Buddha with the Six Ornaments and Two Supreme Ones. Source: Tengyur, in Wikipedia, 2009.

Thursday, January 13, 2011


2011, in case you haven't noticed, marks 400 years since publication of the most influential of all English translations of the Bible. This is of course the King James Version (KJV), aka the Authorised Version (AV). I already ran two posts on the KJV and its translators, inspired by Adam Nicolson's book Power and Glory. That was back in 2009 (November 27 and December 2). I concluded that the 50 clergymen who made up the revision teams were Expert or Advanced Native Translators but not Professionals, though some of them had their living expenses subsidised in the form of church appointments.

Since then, several other celebratory books have been published, including one by David Crystal in which he traces the KJV origin of hundreds of expressions that made their way into common English. And to think that there are still university departments of English Literature that don't include the KJV in their syllabuses, reading lists or libraries!

In the past few days, the excitement has spread to the press, with articles in The New York Times, The Independent, The Boston Globe, The Scotsman, etc., and as far afield as The Mormon Times and the Grand Junction Sentinel. They all praise the good influence that its style has had on English. They also give short histories of why and how it was made at the behest of King James I of England; and many emphasise that it was less an original translation than an amalgam and revision of existing ones, particularly the one made by William Tyndale nearly a century earlier. As much as 75% of it has been attributed to Tyndale. Here's a fragment from Tyndale:
"Whill he thus thought behold ye angell of ye Lorde appered vnto him in a dreame saynge: Ioseph ye sonne of David feare not to take vnto ye Mary thy wyfe. For that which is coceaved in her is of the holy goost."
and here's the same fragment in the KJV:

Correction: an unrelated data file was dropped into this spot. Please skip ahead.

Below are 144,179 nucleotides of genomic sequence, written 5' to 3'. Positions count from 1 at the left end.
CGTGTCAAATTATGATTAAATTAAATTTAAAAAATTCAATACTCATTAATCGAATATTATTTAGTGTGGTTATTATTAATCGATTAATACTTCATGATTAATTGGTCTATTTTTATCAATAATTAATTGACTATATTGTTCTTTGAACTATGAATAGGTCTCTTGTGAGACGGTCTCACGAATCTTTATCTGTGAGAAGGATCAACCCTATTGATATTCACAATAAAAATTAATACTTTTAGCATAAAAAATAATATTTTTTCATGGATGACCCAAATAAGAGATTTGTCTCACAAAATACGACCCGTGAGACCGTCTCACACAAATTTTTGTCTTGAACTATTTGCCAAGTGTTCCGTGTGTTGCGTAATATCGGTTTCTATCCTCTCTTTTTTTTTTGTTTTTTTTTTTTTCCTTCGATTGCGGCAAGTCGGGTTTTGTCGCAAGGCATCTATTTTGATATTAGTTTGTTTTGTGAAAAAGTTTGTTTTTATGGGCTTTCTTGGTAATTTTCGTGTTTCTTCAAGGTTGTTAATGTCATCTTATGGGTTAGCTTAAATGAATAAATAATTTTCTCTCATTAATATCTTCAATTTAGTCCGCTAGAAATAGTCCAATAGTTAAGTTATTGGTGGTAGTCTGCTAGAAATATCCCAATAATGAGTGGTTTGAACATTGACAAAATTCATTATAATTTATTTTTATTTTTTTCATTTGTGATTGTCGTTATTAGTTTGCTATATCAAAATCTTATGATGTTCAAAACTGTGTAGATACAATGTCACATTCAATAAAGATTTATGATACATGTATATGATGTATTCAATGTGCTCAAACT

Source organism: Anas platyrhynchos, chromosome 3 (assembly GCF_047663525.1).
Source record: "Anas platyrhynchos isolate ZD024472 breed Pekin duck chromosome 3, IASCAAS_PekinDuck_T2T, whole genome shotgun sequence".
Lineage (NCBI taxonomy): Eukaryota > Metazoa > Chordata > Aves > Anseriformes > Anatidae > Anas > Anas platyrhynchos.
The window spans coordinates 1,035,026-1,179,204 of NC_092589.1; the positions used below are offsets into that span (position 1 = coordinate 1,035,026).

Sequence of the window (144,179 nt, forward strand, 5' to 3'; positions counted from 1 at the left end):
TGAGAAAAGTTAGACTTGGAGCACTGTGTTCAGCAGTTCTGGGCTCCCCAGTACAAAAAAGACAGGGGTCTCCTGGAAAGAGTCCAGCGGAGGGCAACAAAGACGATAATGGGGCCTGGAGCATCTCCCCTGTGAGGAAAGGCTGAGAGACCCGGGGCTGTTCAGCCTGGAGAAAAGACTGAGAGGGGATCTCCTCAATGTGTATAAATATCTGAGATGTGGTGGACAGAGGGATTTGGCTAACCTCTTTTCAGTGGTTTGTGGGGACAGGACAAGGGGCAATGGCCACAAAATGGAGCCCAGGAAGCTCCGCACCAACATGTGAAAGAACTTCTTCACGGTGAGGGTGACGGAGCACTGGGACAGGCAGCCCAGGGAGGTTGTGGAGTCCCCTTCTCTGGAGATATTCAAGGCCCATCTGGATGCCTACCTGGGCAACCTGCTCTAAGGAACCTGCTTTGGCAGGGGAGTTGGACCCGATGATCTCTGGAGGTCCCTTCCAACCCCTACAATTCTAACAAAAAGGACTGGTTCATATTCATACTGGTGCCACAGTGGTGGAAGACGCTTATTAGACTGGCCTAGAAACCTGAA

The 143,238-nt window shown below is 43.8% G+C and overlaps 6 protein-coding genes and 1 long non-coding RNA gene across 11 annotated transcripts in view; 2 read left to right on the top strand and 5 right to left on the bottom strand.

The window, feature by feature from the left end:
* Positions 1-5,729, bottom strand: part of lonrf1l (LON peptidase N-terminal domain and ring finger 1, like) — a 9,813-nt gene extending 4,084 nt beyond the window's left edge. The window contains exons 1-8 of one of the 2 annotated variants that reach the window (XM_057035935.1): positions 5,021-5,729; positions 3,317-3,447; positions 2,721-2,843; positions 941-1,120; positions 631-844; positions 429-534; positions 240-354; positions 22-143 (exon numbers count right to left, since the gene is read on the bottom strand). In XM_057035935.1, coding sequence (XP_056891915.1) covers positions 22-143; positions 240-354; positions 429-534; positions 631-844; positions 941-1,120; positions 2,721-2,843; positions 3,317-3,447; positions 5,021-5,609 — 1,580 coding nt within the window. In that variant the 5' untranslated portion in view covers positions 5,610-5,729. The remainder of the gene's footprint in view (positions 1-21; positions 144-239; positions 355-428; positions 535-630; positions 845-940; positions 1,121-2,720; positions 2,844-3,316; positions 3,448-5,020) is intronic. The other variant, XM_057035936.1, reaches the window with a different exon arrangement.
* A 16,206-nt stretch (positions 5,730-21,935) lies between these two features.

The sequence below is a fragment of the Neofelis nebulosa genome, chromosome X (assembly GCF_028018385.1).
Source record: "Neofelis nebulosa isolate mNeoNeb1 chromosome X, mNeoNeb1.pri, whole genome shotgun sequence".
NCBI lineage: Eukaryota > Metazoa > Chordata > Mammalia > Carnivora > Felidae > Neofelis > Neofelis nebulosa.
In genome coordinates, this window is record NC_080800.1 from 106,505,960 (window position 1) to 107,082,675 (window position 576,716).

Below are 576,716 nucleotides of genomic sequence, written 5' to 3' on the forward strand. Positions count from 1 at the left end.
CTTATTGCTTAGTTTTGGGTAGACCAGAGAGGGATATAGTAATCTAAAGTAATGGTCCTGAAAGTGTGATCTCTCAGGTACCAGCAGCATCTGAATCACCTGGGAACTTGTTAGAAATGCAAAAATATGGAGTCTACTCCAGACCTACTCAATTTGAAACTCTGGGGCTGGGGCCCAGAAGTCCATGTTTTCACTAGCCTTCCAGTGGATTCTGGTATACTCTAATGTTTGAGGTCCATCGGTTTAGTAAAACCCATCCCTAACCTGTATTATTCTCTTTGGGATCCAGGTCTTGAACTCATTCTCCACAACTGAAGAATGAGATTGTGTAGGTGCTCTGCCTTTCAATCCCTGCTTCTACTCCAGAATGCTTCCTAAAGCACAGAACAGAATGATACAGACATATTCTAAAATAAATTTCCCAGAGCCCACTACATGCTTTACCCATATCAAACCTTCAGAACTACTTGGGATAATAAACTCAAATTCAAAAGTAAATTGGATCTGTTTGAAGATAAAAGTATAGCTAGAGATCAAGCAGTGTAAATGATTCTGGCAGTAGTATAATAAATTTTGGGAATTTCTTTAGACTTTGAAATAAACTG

"But while he thought on these things, behold, the angel of the Lord appeared unto him in a dream, saying, Joseph, thou son of David, fear not to take unto thee Mary thy wife: for that which is conceived in her is of the Holy Ghost."
In another medium, Ann Corsellis has led me to a series of BBC Radio 4 radio programmes made with all the usual BBC excellence. It's composed of commentaries and readings. The initial reading from Genesis by Samuel West is thrillingly impressive, and it has a good introduction by historian Simon Schama. Catch it while you can: only three days left (see References).

Bible translating could be, and can still be, a dangerous pursuit. Tyndale was hounded out of England and executed by strangulation for his Protestant presumptuousness, and in Spain the dreaded Inquisition proscribed Bible translating for two centuries. Now comes bad news from Nigeria.
"Wycliffe Bible Translators reports that the translator/coordinator of the Tarok translation project in Nigeria was kidnapped in Jos on December 16... roughly 70 percent of the Tarok people are Christians. The New Testament and the Jesus film are already available in their language.
However, Tarok believers are eager for more background material. The Old Testament can provide a foundation to better understand Christ's teachings in their New Testament. A team was formed, and the project got underway.
Excitement grew as people began to understand how much their culture would benefit from both an oral and a written form of the Bible... The kidnapping is a crushing blow for the team. Please pray for the coordinator's safe release... Pray, too, for his family and for the Tarok translation team. As a result of this incident, the team was forced to cancel a translation-checking session scheduled for this month."